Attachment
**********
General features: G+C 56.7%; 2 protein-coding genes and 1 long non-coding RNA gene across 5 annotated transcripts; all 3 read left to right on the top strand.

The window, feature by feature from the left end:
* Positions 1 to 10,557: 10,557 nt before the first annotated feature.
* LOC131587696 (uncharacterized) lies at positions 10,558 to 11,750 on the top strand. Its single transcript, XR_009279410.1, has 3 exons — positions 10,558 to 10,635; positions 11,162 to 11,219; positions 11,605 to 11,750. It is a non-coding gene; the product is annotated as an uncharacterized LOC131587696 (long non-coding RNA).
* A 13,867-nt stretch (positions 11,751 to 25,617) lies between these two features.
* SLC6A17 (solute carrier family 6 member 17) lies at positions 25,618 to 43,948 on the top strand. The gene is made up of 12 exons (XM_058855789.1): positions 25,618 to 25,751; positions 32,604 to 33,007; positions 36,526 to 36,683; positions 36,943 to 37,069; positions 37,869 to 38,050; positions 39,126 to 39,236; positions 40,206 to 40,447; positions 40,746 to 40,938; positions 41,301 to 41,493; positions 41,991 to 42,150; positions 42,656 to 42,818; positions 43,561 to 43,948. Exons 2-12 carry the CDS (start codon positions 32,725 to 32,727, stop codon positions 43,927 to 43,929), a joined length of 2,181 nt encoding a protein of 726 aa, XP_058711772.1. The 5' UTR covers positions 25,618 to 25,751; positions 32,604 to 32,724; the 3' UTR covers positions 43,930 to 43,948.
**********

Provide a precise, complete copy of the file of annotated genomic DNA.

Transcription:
General features: G+C 56.7%; 2 protein-coding genes and 1 long non-coding RNA gene across 5 annotated transcripts; all 3 read left to right on the top strand.

The window, feature by feature from the left end:
* Positions 1 to 10,557: 10,557 nt before the first annotated feature.
* LOC131587696 (uncharacterized) lies at positions 10,558 to 11,750 on the top strand. Its single transcript, XR_009279410.1, has 3 exons — positions 10,558 to 10,635; positions 11,162 to 11,219; positions 11,605 to 11,750. It is a non-coding gene; the product is annotated as an uncharacterized LOC131587696 (long non-coding RNA).
* A 13,867-nt stretch (positions 11,751 to 25,617) lies between these two features.
* SLC6A17 (solute carrier family 6 member 17) lies at positions 25,618 to 43,948 on the top strand. The gene is made up of 12 exons (XM_058855789.1): positions 25,618 to 25,751; positions 32,604 to 33,007; positions 36,526 to 36,683; positions 36,943 to 37,069; positions 37,869 to 38,050; positions 39,126 to 39,236; positions 40,206 to 40,447; positions 40,746 to 40,938; positions 41,301 to 41,493; positions 41,991 to 42,150; positions 42,656 to 42,818; positions 43,561 to 43,948. Exons 2-12 carry the CDS (start codon positions 32,725 to 32,727, stop codon positions 43,927 to 43,929), a joined length of 2,181 nt encoding a protein of 726 aa, XP_058711772.1. The 5' UTR covers positions 25,618 to 25,751; positions 32,604 to 32,724; the 3' UTR covers positions 43,930 to 43,948.